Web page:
DNR Releases Preliminary Report On Whidbey Island Landslide - NBC Right Now/KNDO/KNDU Tri-Cities, Yakima, WA |

DNR Releases Preliminary Report On Whidbey Island Landslide

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OLYMPIA, Wash. – The Washington State Department of Natural Resources Division of Geology & Earth Resources has released their quick report on the Whidbey Island "Ledgewood-Bonair" landslide that occurred March 27, 2013.

View the full report, CLICK HERE  


Key points from the report include:

  • The Ledgewood-Bonair Landslide (LB landslide) on Whidbey Island, Island County, Washington occurred around 3:45 am on March 27, 2013.
  • It is a small portion of a much larger landslide complex, approximately 1.5 miles long, that was prehistoric and may date back as far as 11,000 years.
  • The top of the landslide scarp averages 200 feet above sea level.
  • The landslide pushed (uplifted) the beach as high as 30 feet above the shore.
  • The toe (front of landslide at the beach) is slightly over 1,100 feet long and extends approximately 300 feet into Puget Sound.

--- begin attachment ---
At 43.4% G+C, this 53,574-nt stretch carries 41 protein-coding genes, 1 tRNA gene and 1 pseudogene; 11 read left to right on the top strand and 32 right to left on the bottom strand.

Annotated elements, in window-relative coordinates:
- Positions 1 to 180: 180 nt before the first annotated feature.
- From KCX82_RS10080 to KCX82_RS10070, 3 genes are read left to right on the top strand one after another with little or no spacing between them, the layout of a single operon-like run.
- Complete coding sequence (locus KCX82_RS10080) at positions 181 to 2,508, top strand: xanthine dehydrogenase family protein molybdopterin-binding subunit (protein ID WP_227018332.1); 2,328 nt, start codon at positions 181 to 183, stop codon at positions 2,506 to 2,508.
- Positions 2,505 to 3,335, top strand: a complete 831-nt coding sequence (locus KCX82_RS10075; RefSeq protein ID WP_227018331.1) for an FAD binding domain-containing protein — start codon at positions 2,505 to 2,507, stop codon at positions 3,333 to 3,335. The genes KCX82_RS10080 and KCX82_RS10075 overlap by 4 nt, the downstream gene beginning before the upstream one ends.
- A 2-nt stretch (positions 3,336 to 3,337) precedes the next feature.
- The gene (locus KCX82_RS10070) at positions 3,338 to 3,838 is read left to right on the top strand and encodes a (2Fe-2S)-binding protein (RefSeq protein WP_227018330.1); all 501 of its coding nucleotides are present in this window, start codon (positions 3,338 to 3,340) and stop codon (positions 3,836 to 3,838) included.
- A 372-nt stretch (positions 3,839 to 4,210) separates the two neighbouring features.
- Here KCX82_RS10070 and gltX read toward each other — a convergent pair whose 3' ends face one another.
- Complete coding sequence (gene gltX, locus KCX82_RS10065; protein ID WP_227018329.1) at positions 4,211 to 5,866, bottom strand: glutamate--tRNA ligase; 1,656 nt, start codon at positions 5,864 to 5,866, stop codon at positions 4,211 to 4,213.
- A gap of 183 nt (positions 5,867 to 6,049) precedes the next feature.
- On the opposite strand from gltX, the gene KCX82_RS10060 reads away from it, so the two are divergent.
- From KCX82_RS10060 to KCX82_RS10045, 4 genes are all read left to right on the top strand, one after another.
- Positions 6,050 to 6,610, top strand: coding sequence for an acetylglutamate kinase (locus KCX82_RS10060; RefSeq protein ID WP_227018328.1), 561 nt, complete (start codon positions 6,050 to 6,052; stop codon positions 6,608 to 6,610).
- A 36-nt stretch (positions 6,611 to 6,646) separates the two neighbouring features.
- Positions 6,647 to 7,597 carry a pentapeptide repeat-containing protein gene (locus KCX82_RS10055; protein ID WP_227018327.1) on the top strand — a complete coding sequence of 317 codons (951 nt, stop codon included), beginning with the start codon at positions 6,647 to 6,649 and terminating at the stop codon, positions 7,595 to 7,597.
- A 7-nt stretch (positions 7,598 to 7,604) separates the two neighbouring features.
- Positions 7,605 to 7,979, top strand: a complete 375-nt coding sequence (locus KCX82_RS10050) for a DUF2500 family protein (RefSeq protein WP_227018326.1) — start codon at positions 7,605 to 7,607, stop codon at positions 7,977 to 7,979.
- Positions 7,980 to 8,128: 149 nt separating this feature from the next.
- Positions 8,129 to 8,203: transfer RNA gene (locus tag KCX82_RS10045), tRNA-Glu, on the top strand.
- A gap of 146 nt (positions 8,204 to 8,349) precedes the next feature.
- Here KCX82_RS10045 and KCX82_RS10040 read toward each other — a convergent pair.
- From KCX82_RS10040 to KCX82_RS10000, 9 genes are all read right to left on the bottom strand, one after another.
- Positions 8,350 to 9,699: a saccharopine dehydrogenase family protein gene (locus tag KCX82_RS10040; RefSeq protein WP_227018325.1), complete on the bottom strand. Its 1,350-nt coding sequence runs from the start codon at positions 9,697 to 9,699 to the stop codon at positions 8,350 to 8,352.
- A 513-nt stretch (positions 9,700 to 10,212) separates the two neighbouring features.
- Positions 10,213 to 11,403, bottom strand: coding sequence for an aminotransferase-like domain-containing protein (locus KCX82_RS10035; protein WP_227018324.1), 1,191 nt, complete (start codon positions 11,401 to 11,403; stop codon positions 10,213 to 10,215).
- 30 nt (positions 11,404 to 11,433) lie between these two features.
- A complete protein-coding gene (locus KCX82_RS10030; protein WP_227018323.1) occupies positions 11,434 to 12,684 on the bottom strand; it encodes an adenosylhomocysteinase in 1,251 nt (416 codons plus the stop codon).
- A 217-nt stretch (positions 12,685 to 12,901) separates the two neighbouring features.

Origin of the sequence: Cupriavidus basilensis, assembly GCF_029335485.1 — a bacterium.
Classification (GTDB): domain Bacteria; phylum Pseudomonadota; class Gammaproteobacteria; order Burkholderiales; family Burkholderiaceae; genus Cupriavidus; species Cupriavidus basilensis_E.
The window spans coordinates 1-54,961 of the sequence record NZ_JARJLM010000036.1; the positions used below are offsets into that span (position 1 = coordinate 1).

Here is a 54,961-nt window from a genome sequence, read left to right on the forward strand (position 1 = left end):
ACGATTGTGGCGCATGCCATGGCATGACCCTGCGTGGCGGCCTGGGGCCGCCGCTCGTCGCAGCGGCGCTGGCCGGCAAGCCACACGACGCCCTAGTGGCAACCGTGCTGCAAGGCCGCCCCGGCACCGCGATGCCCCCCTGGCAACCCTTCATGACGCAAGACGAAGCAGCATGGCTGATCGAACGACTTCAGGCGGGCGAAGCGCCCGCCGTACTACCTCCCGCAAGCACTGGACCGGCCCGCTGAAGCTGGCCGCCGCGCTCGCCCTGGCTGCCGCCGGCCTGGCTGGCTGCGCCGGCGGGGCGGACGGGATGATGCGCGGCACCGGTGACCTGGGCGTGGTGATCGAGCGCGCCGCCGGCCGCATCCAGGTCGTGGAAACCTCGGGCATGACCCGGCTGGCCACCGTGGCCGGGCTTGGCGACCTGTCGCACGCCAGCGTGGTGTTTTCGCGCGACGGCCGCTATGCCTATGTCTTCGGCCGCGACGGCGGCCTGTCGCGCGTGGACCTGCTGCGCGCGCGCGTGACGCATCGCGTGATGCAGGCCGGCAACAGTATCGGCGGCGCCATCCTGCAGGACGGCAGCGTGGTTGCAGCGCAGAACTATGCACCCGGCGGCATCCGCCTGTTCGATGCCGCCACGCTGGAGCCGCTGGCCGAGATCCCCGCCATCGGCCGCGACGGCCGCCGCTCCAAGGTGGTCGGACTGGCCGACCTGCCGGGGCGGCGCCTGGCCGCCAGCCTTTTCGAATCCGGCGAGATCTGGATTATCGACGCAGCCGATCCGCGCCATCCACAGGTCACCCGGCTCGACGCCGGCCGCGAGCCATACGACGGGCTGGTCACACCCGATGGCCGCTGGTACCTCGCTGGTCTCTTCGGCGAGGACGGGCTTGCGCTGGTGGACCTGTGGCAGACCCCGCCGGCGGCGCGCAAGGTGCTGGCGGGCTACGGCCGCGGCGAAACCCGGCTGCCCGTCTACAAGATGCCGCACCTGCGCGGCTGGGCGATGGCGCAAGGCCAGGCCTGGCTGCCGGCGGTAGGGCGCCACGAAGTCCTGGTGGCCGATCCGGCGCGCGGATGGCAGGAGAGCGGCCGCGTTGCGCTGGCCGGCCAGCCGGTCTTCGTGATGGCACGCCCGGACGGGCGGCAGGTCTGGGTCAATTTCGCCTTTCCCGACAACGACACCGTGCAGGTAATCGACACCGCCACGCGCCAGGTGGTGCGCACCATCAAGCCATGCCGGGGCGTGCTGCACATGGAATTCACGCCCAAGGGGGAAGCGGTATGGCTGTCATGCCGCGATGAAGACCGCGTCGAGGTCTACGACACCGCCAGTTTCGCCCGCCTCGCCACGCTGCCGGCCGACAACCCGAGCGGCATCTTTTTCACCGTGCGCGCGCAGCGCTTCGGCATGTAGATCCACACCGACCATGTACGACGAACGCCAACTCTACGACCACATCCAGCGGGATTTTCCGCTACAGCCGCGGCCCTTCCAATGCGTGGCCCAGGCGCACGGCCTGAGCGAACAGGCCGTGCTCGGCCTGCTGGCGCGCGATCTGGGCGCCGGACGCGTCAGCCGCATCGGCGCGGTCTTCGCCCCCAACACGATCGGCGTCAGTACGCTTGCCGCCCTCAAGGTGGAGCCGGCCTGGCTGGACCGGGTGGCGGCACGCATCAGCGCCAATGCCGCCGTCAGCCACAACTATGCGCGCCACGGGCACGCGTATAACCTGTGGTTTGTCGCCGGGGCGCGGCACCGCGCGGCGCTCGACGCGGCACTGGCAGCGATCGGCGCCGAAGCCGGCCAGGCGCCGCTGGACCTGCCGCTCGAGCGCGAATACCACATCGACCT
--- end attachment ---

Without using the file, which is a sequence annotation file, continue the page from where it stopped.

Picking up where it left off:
• Uplift of the beach is presumed to have been relatively slow (i.e., over a few minutes).
  • Wave and tidal action is actively eroding the toe with small sections (1-10 cubic feet) observed calving with the rising tide.
  • The volume of material moved was approximately 200,000 cubic yards (equivalent to 40,000 dump truck loads).
  • DNR geologic mapping from 2009 shows the extent of the landslide complex (Polenz and others, 2009, http://www.dnr.wa.gov/Publications/ger_gm68_geol_map_camano_24k.pdf).
  • Where observed, the access road has been shifted approximately 80 feet down vertically and to the west.

DNR: State's geologists
In addition to managing more than 5.6 million acres of state-owned lands and serving as the state's wildland fire department, DNR houses the Washington State Geologist. The department regulates surface mining reclamation and provides technical assistance to citizens, industry and government on geologic hazards, forest stewardship, and other issues. Lands managed by DNR provide numerous public benefits, including outdoor recreation, native fish and wildlife habitat, and clean and abundant water. 

 

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